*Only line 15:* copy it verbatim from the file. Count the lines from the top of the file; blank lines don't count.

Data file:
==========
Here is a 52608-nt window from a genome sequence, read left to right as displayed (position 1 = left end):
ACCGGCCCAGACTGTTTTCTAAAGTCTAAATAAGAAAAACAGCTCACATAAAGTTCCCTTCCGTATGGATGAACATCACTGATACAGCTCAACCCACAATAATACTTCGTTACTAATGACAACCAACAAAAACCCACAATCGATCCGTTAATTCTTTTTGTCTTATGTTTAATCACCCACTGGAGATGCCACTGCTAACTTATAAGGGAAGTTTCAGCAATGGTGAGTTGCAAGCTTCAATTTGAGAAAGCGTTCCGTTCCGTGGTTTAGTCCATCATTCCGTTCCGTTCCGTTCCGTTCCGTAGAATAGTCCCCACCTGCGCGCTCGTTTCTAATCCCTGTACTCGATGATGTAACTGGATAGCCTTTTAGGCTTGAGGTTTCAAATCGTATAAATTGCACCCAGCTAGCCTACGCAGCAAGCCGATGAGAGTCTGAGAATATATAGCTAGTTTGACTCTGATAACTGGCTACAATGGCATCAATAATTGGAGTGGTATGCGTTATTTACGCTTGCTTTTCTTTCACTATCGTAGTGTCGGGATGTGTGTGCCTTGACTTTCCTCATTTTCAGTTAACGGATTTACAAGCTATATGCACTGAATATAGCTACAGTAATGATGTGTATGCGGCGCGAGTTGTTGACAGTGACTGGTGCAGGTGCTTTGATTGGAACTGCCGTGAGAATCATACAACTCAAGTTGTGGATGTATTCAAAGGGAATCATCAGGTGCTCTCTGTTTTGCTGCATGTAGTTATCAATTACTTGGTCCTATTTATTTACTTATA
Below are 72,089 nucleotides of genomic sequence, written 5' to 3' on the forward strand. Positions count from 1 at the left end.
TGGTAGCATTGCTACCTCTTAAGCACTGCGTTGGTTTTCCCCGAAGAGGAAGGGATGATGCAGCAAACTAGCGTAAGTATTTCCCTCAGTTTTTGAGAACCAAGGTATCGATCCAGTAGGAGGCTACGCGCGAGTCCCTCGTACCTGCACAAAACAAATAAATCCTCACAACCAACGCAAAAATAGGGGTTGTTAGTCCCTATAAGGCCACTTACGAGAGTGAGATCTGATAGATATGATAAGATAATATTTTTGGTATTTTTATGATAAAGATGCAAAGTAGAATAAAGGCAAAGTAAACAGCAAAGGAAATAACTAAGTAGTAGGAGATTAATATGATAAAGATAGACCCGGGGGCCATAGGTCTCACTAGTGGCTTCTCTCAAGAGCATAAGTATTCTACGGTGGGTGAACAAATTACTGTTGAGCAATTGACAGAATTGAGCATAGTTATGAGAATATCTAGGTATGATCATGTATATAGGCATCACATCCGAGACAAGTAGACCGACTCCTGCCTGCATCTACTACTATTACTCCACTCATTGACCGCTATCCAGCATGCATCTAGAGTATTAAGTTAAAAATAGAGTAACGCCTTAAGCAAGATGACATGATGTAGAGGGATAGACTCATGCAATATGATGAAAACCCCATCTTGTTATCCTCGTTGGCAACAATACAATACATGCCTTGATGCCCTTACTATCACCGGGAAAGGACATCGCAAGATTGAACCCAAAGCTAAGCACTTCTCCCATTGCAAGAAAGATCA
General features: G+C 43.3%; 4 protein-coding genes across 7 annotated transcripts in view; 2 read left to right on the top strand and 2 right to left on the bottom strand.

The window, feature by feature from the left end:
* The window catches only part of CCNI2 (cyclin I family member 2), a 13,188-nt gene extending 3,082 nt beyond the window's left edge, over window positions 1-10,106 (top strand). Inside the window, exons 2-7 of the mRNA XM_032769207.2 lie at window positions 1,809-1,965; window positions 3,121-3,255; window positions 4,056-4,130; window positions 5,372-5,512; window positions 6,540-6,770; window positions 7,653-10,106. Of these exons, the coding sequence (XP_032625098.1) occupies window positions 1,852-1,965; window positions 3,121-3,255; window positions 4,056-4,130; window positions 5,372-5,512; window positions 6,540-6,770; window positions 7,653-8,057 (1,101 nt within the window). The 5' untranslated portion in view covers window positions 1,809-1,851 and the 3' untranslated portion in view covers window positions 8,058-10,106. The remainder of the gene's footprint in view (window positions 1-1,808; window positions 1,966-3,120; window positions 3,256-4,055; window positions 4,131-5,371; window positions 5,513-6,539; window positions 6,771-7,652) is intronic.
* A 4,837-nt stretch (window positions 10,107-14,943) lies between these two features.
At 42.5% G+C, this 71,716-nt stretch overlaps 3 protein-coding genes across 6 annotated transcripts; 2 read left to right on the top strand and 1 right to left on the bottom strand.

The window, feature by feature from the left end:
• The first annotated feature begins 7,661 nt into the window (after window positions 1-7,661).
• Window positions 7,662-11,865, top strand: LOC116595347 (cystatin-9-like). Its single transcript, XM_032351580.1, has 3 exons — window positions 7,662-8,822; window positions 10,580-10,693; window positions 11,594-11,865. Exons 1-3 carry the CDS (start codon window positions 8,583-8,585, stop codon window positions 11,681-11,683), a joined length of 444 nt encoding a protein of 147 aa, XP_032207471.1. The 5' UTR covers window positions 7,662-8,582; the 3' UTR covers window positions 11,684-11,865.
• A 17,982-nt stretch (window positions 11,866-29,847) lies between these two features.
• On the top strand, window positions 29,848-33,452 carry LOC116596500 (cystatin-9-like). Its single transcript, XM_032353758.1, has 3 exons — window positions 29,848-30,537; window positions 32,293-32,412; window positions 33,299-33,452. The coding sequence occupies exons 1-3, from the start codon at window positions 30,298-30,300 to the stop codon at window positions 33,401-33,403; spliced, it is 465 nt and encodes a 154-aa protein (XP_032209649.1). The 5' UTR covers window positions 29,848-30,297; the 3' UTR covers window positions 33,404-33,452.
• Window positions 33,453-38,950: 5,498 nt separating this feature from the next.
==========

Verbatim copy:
• Window positions 33,453-38,950: 5,498 nt separating this feature from the next.